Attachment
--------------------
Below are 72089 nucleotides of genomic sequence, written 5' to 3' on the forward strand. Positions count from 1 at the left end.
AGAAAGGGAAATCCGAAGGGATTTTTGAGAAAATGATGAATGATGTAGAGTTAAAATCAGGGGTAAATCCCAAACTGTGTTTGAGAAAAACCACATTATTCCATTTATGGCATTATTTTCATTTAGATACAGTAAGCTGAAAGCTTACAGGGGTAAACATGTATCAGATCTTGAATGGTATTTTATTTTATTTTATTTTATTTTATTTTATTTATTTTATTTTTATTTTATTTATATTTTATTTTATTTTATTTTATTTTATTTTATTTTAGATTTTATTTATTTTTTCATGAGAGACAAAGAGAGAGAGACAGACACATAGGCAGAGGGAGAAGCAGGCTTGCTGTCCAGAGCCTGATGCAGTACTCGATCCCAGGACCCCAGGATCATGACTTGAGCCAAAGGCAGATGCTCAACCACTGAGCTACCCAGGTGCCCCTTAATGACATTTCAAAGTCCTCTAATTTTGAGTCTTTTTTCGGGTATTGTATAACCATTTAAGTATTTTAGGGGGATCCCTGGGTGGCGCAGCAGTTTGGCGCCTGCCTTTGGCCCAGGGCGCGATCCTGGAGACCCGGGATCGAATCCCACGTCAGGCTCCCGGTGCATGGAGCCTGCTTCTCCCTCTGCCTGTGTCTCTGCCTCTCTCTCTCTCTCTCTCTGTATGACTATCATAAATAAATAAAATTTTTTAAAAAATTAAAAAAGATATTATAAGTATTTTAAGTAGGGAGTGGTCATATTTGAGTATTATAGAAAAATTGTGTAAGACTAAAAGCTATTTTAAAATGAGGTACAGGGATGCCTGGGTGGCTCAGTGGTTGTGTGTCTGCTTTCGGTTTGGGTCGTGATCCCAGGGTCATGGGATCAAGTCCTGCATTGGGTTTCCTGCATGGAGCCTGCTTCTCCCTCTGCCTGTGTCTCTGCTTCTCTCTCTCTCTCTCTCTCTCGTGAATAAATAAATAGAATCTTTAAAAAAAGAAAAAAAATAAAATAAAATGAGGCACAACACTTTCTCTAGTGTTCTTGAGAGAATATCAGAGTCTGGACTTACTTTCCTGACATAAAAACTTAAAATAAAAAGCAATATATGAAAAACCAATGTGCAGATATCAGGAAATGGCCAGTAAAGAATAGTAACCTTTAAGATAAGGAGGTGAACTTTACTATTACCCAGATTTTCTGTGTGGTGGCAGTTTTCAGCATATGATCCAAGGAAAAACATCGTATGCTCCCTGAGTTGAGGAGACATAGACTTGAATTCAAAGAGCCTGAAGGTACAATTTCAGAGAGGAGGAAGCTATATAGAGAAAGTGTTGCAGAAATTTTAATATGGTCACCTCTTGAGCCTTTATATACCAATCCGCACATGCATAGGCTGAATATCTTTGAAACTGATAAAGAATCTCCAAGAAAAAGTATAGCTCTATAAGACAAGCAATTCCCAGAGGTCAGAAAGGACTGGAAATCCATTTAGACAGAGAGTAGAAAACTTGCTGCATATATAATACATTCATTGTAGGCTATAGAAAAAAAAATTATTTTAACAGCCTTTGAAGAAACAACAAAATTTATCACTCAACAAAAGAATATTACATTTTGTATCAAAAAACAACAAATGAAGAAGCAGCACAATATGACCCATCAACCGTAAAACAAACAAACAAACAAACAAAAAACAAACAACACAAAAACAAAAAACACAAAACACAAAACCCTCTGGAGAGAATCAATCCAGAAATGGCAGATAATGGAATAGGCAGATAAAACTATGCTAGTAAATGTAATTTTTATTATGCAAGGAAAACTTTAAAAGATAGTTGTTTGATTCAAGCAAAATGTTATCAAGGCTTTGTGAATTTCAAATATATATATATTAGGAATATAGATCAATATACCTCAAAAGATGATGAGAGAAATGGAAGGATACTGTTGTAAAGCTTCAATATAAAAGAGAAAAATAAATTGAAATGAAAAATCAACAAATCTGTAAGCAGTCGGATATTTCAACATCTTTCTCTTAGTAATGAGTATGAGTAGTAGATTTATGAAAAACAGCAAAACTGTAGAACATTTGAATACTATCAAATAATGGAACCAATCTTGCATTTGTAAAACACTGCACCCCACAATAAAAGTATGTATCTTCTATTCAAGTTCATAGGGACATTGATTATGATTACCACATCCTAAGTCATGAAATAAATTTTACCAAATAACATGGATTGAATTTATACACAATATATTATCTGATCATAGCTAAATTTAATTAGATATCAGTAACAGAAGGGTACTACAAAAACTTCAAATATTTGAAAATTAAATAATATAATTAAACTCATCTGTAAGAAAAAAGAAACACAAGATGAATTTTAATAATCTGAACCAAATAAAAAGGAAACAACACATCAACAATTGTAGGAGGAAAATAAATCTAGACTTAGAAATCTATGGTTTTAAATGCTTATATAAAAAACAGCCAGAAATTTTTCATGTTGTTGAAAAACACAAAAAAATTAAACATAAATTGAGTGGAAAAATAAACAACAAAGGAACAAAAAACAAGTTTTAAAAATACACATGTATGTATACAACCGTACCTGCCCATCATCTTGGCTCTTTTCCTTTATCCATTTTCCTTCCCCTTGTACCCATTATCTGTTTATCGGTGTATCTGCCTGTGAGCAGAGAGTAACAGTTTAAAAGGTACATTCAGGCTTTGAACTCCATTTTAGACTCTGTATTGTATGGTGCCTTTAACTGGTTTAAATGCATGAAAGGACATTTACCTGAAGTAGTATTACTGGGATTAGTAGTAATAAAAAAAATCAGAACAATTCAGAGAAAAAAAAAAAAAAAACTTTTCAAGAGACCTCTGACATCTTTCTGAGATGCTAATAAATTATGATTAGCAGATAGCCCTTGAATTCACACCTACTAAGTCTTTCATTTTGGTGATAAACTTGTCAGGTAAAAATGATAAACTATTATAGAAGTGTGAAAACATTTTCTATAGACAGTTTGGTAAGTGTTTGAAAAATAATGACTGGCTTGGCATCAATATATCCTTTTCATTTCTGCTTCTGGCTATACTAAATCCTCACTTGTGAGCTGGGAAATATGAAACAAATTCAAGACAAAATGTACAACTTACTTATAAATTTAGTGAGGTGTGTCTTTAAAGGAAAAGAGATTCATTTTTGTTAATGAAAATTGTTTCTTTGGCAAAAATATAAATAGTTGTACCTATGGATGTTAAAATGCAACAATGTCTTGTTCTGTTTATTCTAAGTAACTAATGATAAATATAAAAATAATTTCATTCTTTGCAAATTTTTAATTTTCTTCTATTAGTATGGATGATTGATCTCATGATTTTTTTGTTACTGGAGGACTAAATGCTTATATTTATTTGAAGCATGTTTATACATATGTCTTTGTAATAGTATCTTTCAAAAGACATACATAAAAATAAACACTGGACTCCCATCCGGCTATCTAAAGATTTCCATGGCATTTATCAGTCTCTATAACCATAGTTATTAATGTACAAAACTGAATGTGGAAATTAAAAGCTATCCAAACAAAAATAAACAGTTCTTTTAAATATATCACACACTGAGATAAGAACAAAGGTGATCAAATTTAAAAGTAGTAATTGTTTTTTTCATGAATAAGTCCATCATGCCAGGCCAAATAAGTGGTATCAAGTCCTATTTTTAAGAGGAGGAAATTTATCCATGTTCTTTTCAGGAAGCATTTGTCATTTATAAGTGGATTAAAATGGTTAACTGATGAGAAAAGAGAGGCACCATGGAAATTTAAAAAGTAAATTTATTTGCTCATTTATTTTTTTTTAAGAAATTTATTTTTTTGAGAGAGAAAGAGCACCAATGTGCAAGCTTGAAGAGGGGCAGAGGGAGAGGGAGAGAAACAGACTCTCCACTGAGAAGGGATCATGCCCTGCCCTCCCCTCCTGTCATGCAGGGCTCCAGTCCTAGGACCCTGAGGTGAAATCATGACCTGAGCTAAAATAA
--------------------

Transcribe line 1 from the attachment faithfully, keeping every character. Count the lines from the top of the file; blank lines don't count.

Below are 72089 nucleotides of genomic sequence, written 5' to 3' on the forward strand. Positions count from 1 at the left end.